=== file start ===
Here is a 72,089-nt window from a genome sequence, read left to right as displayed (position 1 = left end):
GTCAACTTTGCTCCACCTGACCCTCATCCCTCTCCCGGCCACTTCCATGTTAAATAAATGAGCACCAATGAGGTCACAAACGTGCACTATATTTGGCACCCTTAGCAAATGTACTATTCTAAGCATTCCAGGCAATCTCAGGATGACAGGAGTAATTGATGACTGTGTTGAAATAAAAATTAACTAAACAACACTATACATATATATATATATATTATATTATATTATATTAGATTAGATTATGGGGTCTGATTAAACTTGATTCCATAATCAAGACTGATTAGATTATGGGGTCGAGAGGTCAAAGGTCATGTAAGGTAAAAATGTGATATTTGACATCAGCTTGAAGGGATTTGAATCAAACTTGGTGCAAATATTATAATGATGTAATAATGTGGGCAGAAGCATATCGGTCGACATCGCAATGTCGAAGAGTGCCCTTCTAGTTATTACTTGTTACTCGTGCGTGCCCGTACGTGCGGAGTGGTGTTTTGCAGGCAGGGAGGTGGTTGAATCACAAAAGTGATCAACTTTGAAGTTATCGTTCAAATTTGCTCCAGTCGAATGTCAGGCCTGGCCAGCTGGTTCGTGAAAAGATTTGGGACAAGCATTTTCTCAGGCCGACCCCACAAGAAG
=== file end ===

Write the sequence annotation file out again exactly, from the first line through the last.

Here is a 72,089-nt window from a genome sequence, read left to right as displayed (position 1 = left end):
GTCAACTTTGCTCCACCTGACCCTCATCCCTCTCCCGGCCACTTCCATGTTAAATAAATGAGCACCAATGAGGTCACAAACGTGCACTATATTTGGCACCCTTAGCAAATGTACTATTCTAAGCATTCCAGGCAATCTCAGGATGACAGGAGTAATTGATGACTGTGTTGAAATAAAAATTAACTAAACAACACTATACATATATATATATATATTATATTATATTATATTAGATTAGATTATGGGGTCTGATTAAACTTGATTCCATAATCAAGACTGATTAGATTATGGGGTCGAGAGGTCAAAGGTCATGTAAGGTAAAAATGTGATATTTGACATCAGCTTGAAGGGATTTGAATCAAACTTGGTGCAAATATTATAATGATGTAATAATGTGGGCAGAAGCATATCGGTCGACATCGCAATGTCGAAGAGTGCCCTTCTAGTTATTACTTGTTACTCGTGCGTGCCCGTACGTGCGGAGTGGTGTTTTGCAGGCAGGGAGGTGGTTGAATCACAAAAGTGATCAACTTTGAAGTTATCGTTCAAATTTGCTCCAGTCGAATGTCAGGCCTGGCCAGCTGGTTCGTGAAAAGATTTGGGACAAGCATTTTCTCAGGCCGACCCCACAAGAAG